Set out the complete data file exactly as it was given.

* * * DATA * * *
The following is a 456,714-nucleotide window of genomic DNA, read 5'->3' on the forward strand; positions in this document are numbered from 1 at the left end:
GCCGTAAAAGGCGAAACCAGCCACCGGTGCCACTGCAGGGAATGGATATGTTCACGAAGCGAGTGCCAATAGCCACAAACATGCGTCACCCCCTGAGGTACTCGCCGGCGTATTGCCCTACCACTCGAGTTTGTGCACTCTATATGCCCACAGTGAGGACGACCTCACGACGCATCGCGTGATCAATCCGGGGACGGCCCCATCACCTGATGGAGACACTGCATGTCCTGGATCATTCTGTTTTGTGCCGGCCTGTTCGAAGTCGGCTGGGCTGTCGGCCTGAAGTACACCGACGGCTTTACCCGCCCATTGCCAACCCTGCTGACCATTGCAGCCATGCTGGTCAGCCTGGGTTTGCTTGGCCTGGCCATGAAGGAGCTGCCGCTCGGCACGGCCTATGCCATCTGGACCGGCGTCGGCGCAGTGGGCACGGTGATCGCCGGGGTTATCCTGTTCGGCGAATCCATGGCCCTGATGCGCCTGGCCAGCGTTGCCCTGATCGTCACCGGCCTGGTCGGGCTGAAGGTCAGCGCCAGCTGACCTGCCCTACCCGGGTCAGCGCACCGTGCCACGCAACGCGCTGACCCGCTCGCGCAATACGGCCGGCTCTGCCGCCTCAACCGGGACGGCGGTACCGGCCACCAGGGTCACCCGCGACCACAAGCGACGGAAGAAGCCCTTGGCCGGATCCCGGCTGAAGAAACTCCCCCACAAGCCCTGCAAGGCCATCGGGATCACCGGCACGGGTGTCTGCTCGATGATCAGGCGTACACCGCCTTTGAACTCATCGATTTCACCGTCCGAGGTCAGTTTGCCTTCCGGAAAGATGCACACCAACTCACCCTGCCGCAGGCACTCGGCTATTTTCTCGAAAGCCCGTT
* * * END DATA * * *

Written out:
The following is a 456,714-nucleotide window of genomic DNA, read 5'->3' on the forward strand; positions in this document are numbered from 1 at the left end:
GCCGTAAAAGGCGAAACCAGCCACCGGTGCCACTGCAGGGAATGGATATGTTCACGAAGCGAGTGCCAATAGCCACAAACATGCGTCACCCCCTGAGGTACTCGCCGGCGTATTGCCCTACCACTCGAGTTTGTGCACTCTATATGCCCACAGTGAGGACGACCTCACGACGCATCGCGTGATCAATCCGGGGACGGCCCCATCACCTGATGGAGACACTGCATGTCCTGGATCATTCTGTTTTGTGCCGGCCTGTTCGAAGTCGGCTGGGCTGTCGGCCTGAAGTACACCGACGGCTTTACCCGCCCATTGCCAACCCTGCTGACCATTGCAGCCATGCTGGTCAGCCTGGGTTTGCTTGGCCTGGCCATGAAGGAGCTGCCGCTCGGCACGGCCTATGCCATCTGGACCGGCGTCGGCGCAGTGGGCACGGTGATCGCCGGGGTTATCCTGTTCGGCGAATCCATGGCCCTGATGCGCCTGGCCAGCGTTGCCCTGATCGTCACCGGCCTGGTCGGGCTGAAGGTCAGCGCCAGCTGACCTGCCCTACCCGGGTCAGCGCACCGTGCCACGCAACGCGCTGACCCGCTCGCGCAATACGGCCGGCTCTGCCGCCTCAACCGGGACGGCGGTACCGGCCACCAGGGTCACCCGCGACCACAAGCGACGGAAGAAGCCCTTGGCCGGATCCCGGCTGAAGAAACTCCCCCACAAGCCCTGCAAGGCCATCGGGATCACCGGCACGGGTGTCTGCTCGATGATCAGGCGTACACCGCCTTTGAACTCATCGATTTCACCGTCCGAGGTCAGTTTGCCTTCCGGAAAGATGCACACCAACTCACCCTGCCGCAGGCACTCGGCTATTTTCTCGAAAGCCCGTT